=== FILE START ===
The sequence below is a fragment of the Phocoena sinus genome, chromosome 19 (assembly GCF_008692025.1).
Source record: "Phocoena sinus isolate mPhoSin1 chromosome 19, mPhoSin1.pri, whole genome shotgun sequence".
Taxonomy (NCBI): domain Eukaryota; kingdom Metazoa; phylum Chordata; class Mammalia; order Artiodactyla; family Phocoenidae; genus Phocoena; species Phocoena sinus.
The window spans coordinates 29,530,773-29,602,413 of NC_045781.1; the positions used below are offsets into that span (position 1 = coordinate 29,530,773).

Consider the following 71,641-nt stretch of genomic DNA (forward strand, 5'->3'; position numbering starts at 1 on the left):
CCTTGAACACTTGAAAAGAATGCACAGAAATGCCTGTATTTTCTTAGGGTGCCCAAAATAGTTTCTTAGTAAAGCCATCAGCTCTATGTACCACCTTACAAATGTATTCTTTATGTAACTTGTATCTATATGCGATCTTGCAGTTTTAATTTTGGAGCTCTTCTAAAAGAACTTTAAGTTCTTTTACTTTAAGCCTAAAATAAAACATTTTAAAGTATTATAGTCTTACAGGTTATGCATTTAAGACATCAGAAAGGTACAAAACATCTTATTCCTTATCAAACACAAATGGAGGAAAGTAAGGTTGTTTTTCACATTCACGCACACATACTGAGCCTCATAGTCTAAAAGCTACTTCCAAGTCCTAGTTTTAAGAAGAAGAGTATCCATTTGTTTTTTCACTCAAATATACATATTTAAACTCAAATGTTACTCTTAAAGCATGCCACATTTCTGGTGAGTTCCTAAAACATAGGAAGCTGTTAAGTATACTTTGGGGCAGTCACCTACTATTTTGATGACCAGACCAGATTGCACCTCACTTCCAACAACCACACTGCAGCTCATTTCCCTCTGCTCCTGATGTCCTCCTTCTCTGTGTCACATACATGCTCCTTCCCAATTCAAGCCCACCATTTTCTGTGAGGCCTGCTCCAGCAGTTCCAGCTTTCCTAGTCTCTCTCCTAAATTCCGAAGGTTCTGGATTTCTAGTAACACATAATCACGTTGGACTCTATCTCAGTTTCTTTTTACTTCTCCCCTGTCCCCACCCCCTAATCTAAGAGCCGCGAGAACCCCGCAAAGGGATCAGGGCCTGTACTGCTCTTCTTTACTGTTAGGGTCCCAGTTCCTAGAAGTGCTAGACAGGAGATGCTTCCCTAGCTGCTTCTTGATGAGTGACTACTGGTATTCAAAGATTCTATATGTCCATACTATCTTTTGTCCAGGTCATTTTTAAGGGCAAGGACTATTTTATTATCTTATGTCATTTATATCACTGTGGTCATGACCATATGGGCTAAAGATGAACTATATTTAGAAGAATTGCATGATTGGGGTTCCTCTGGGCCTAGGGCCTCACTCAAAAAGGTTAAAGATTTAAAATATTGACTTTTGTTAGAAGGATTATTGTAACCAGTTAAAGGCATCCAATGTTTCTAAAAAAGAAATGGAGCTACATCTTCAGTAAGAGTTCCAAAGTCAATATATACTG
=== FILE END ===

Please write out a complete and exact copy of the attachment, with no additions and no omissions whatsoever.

The sequence below is a fragment of the Phocoena sinus genome, chromosome 19 (assembly GCF_008692025.1).
Source record: "Phocoena sinus isolate mPhoSin1 chromosome 19, mPhoSin1.pri, whole genome shotgun sequence".
Taxonomy (NCBI): domain Eukaryota; kingdom Metazoa; phylum Chordata; class Mammalia; order Artiodactyla; family Phocoenidae; genus Phocoena; species Phocoena sinus.
The window spans coordinates 29,530,773-29,602,413 of NC_045781.1; the positions used below are offsets into that span (position 1 = coordinate 29,530,773).

Consider the following 71,641-nt stretch of genomic DNA (forward strand, 5'->3'; position numbering starts at 1 on the left):
CCTTGAACACTTGAAAAGAATGCACAGAAATGCCTGTATTTTCTTAGGGTGCCCAAAATAGTTTCTTAGTAAAGCCATCAGCTCTATGTACCACCTTACAAATGTATTCTTTATGTAACTTGTATCTATATGCGATCTTGCAGTTTTAATTTTGGAGCTCTTCTAAAAGAACTTTAAGTTCTTTTACTTTAAGCCTAAAATAAAACATTTTAAAGTATTATAGTCTTACAGGTTATGCATTTAAGACATCAGAAAGGTACAAAACATCTTATTCCTTATCAAACACAAATGGAGGAAAGTAAGGTTGTTTTTCACATTCACGCACACATACTGAGCCTCATAGTCTAAAAGCTACTTCCAAGTCCTAGTTTTAAGAAGAAGAGTATCCATTTGTTTTTTCACTCAAATATACATATTTAAACTCAAATGTTACTCTTAAAGCATGCCACATTTCTGGTGAGTTCCTAAAACATAGGAAGCTGTTAAGTATACTTTGGGGCAGTCACCTACTATTTTGATGACCAGACCAGATTGCACCTCACTTCCAACAACCACACTGCAGCTCATTTCCCTCTGCTCCTGATGTCCTCCTTCTCTGTGTCACATACATGCTCCTTCCCAATTCAAGCCCACCATTTTCTGTGAGGCCTGCTCCAGCAGTTCCAGCTTTCCTAGTCTCTCTCCTAAATTCCGAAGGTTCTGGATTTCTAGTAACACATAATCACGTTGGACTCTATCTCAGTTTCTTTTTACTTCTCCCCTGTCCCCACCCCCTAATCTAAGAGCCGCGAGAACCCCGCAAAGGGATCAGGGCCTGTACTGCTCTTCTTTACTGTTAGGGTCCCAGTTCCTAGAAGTGCTAGACAGGAGATGCTTCCCTAGCTGCTTCTTGATGAGTGACTACTGGTATTCAAAGATTCTATATGTCCATACTATCTTTTGTCCAGGTCATTTTTAAGGGCAAGGACTATTTTATTATCTTATGTCATTTATATCACTGTGGTCATGACCATATGGGCTAAAGATGAACTATATTTAGAAGAATTGCATGATTGGGGTTCCTCTGGGCCTAGGGCCTCACTCAAAAAGGTTAAAGATTTAAAATATTGACTTTTGTTAGAAGGATTATTGTAACCAGTTAAAGGCATCCAATGTTTCTAAAAAAGAAATGGAGCTACATCTTCAGTAAGAGTTCCAAAGTCAATATATACTG